The Meth Epidemic and Food Safety March 2022

Published on:
March 7, 2022
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Two empty plastic bags with remnants of powder.

Since 2009 NZ Detector Dogs have been screening workplaces, educational facilities and businesses of every description with our team of highly trained drug detector dogs. Our clients vary from apartments to warehousing, with a multitude of clients in Primary Industries such as orchards, pack houses, cool stores and a wide range of food processing, packing & manufacturing plants. Our work is varied, interesting and covers the whole of NZ.

While the need to keep illegal drugs out of the worksite because of the danger associated with the use of drugs and obligations under Health & Safety legislation seems obvious, one of the lesser known- but equally important requirements is in relation to food safety and the Food Act.

In 2021 the greatest number of urgent requests for our services came from clients in the food sector. The most common problem – drugs were found dropped in the worksite or production areas and posed a threat to the safety of the products during the manufacturing or packing process.

The worst example – a 10 gram bag of methamphetamine dropped in the processing area of export food processing plant. Similar occurrences have happened in fruit pack houses, dairy production & food manufacturing plants. These incidents have the potential to create an economic disaster for the companies, their clients and in the bigger picture for NZ.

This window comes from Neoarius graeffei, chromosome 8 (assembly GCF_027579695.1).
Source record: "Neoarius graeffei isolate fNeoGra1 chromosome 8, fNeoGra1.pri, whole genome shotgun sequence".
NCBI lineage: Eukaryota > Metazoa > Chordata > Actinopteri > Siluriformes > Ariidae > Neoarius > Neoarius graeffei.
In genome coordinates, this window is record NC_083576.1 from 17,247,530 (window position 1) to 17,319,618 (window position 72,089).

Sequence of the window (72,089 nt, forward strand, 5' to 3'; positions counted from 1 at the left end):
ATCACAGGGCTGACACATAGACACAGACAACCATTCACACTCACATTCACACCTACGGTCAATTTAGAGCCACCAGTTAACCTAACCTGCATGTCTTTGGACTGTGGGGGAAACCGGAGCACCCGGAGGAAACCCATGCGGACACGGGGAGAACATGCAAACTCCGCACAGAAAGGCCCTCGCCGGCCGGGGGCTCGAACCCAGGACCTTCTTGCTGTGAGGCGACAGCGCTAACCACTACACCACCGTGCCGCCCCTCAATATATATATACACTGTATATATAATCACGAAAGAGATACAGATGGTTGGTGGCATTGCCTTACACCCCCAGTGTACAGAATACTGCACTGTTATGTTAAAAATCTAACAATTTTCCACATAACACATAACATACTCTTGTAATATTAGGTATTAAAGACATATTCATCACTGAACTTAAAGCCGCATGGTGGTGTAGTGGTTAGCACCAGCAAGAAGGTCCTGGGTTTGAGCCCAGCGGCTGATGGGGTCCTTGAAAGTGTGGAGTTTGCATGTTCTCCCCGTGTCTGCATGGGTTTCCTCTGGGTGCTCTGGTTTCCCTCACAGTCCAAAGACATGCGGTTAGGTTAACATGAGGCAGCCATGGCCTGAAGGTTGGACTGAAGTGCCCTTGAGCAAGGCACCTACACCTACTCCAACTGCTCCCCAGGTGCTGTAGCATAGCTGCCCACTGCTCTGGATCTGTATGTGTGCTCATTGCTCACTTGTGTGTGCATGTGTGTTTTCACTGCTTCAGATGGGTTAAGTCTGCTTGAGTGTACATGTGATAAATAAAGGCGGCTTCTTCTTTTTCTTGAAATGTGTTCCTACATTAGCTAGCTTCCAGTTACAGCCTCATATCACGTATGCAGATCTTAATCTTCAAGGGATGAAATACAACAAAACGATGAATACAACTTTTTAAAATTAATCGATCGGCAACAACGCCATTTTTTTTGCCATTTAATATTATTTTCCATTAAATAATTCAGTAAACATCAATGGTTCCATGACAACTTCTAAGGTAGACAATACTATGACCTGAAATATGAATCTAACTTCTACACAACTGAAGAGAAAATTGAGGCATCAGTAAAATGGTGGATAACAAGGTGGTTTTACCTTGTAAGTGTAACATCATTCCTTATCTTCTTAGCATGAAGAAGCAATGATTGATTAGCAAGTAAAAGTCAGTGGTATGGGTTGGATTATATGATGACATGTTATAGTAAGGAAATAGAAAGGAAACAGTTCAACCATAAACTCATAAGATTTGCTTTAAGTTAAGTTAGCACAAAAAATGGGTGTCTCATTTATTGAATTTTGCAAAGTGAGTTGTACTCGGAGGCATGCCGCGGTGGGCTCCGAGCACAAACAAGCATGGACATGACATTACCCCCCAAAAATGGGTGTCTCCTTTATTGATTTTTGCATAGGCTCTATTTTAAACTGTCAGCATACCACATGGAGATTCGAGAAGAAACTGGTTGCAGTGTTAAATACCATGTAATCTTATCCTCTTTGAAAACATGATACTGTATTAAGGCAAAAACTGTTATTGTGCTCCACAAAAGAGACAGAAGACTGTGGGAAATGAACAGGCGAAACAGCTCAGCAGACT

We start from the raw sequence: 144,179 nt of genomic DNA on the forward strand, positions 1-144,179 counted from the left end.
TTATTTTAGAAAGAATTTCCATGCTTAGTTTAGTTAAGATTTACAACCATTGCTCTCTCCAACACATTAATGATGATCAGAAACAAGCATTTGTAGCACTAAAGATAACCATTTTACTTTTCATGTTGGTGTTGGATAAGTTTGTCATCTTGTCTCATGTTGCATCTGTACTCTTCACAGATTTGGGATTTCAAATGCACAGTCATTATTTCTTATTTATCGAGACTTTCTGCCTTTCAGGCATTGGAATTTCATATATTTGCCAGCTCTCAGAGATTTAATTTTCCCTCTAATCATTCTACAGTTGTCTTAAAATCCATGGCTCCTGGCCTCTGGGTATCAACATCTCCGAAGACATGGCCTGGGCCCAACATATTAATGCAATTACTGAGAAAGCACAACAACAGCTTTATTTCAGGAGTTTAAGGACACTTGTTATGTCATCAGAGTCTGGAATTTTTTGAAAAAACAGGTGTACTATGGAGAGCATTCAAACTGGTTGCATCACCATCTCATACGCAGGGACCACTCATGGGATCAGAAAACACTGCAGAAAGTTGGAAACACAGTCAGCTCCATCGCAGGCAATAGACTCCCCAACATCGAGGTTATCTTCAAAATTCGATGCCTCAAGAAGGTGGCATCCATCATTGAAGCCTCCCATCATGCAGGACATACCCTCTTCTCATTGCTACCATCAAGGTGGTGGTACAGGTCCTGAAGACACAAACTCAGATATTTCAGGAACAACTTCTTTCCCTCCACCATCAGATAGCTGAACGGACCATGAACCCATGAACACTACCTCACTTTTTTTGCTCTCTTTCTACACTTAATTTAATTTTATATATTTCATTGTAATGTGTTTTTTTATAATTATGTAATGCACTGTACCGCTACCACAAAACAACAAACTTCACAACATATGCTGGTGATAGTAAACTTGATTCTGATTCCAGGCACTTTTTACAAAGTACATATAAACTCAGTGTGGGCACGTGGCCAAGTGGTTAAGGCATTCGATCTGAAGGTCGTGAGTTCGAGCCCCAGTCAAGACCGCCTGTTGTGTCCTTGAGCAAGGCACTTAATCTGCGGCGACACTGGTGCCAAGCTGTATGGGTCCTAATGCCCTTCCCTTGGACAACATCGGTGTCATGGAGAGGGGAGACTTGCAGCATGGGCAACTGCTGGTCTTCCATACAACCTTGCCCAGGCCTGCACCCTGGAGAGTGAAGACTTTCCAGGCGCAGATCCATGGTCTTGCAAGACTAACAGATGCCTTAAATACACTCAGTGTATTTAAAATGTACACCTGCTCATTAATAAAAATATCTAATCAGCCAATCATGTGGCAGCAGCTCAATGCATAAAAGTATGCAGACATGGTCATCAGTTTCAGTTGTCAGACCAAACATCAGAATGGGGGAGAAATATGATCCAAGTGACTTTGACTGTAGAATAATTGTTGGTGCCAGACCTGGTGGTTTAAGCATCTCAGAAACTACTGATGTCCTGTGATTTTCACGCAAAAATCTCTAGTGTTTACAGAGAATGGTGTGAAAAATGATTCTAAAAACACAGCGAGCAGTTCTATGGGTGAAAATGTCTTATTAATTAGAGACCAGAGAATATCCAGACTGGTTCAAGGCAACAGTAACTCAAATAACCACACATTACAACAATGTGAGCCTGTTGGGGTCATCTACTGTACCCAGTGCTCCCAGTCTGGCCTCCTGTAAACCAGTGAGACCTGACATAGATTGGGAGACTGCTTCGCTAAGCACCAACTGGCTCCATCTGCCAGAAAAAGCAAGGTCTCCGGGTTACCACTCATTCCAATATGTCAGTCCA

While dropping drugs in an area where food hygiene is paramount may seem a random and uncommon occurrence, the number of urgent callouts from clients would suggest it is far more common and widespread than you would think. The reason lies in the habits and nature of drug use – in particular methamphetamine or ‘P’. P is carried close to the user, somewhere safe, quick to access, easily concealed and can’t be stolen. P is usually concealed in underclothing – and is the drug most commonly found dropped in a workplace.

Despite workers being provided with hygienic clothing for the processing areas or the appropriate PPE for food safety – these measures are not adequate enough to mitigate the risk of drugs being carried in underclothing as many of our clients have discovered.

The potential harm that even a point bag (.1g) of pure methamphetamine coming in contact with export food goods could have posed for our client, their industry and the NZ Export industry would have been incalculable.

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